EN ROUTE TO BEIJING — Las Vegas tourism officials are hoping for a wave of nonstop flights from China to Las Vegas to capture a rapidly growing market of high-spending Chinese travelers, starting with Hainan Airlines.
On Friday, Hainan Airlines, the largest privately owned airline in China, begins nonstop service between Beijing and Las Vegas. It’s the first airline to offer nonstop service from mainland China to Las Vegas. The new service dangles dollar signs in front of officials managing Las Vegas attractions.
“There were 363,000 Chinese travelers that arrived in Las Vegas last year, based on federal statistics,” said Chris Jones, chief marketing officer for McCarran International Airport. “That’s without a single direct flight from China.”
The U.S. Commercial Service, part of the Department of Commerce, estimates that Chinese travelers spend $6,000 to $7,000 per person per trip, ranking Chinese travelers as the highest-spending international visitor group. China’s rising middle class has led to an increase in Chinese consumer spending of 9 to 10 percent year over year, according to the China National Bureau of Statistics. The U.S. Commercial Service estimates that China’s middle- and upper-income classes spend an average of 19 percent of their annual earnings on international travel.
Las Vegas wants in, and it is well-positioned to take advantage of such an opportunity.
“Everyone who comes to the United States, they want to come to Las Vegas,” said Sonny Vinuya, president of the Las Vegas Asian American Chamber of Commerce. “Las Vegas is famous in China, not just Beijing. I’m from Shanghai, but it’s famous everywhere. It’s a very good brand name.”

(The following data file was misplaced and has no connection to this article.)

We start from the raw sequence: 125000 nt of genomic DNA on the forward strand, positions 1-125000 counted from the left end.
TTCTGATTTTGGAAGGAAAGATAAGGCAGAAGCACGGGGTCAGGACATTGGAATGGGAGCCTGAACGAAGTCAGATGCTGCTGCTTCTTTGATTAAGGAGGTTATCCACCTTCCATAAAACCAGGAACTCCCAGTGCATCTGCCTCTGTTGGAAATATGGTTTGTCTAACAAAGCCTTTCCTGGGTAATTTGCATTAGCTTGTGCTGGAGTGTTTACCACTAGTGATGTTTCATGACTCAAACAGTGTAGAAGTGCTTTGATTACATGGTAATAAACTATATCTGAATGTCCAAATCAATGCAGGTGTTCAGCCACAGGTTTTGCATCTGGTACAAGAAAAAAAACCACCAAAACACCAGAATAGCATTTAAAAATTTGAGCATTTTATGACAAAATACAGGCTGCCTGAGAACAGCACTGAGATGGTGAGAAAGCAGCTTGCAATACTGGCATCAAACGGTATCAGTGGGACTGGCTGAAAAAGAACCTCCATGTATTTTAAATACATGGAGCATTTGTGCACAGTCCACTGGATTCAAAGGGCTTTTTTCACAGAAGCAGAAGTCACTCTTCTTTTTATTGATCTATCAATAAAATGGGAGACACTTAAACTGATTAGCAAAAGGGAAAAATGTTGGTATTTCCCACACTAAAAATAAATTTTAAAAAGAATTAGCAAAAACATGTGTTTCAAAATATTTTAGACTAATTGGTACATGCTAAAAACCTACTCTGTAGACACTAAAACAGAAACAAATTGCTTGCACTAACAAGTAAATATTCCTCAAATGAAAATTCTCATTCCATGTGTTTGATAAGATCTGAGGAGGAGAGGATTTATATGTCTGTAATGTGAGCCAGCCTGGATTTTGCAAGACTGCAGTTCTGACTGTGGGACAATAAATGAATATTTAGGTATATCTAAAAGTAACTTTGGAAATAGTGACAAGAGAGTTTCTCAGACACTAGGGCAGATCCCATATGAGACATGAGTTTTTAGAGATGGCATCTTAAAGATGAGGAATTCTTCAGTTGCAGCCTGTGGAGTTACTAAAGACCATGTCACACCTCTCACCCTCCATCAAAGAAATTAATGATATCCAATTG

Las Vegas was the fourth-most-visited city by Chinese travelers in 2015, with 14 percent of Chinese travelers making the trip, after San Francisco (19 percent), New York (29 percent) and Los Angeles (30 percent), according to the Department of Commerce.
Michael Goldsmith, vice president of international marketing at the Las Vegas Convention and Visitors Authority, said international visitation as a whole to Las Vegas currently stands at 16 percent. The goal, he added, is to be at 30 percent, although he wouldn’t specify a time frame to reach that mark. Chinese travelers will be a significant part of that equation, he said.
That means more money for Las Vegas. The authority is expecting about $33.5 million in increased revenue from the new Hainan nonstop service alone.
Jones said the airport is expecting increased revenue from duty-free sales.
“The Chinese are notorious spenders in terms of duty-free,” Jones said. “But that’s really the small piece of what this whole puzzle is about.”
If every single Hainan Airlines nonstop flight from Beijing to Las Vegas were to be sold out during one year of service, that would translate to 33,228 people.
“That, in and of itself, is not really going to move the needle. It’s about what stands behind this,” Jones said.
If Hainan Airlines proves that enough demand for nonstop service to Las Vegas exists, additional airlines will follow, he said. McCarran has been in discussions with several airlines for years.
The new nonstop route from Beijing to Las Vegas could open “all sorts of doors” for nonstop service to Las Vegas, he said.
Peter Phang, managing director of the convention authority’s China office, said the opportunity lies in second- and third-tier Chinese cities.
Beijing is one of 3,000 cities in China. There are at least 100 cities that have at 1 million people or more.
“Last year, China saw 120 million outbound trips,” Phang said. “If everybody flying on that plane was a single-person trip, that’s less than 10 percent of the entire population.”
The Department of Commerce expects the number of Chinese travelers visiting the U.S. to grow 16 percent per year, with an estimated 5 million visitors from China in 2020. There were about 2.6 million Chinese travelers to the United States in 2015, and they spent over $30 billion during their stay.
Contact Nicole Raz at email@example.com or 702-380-4512. Follow @JournalistNikki on Twitter.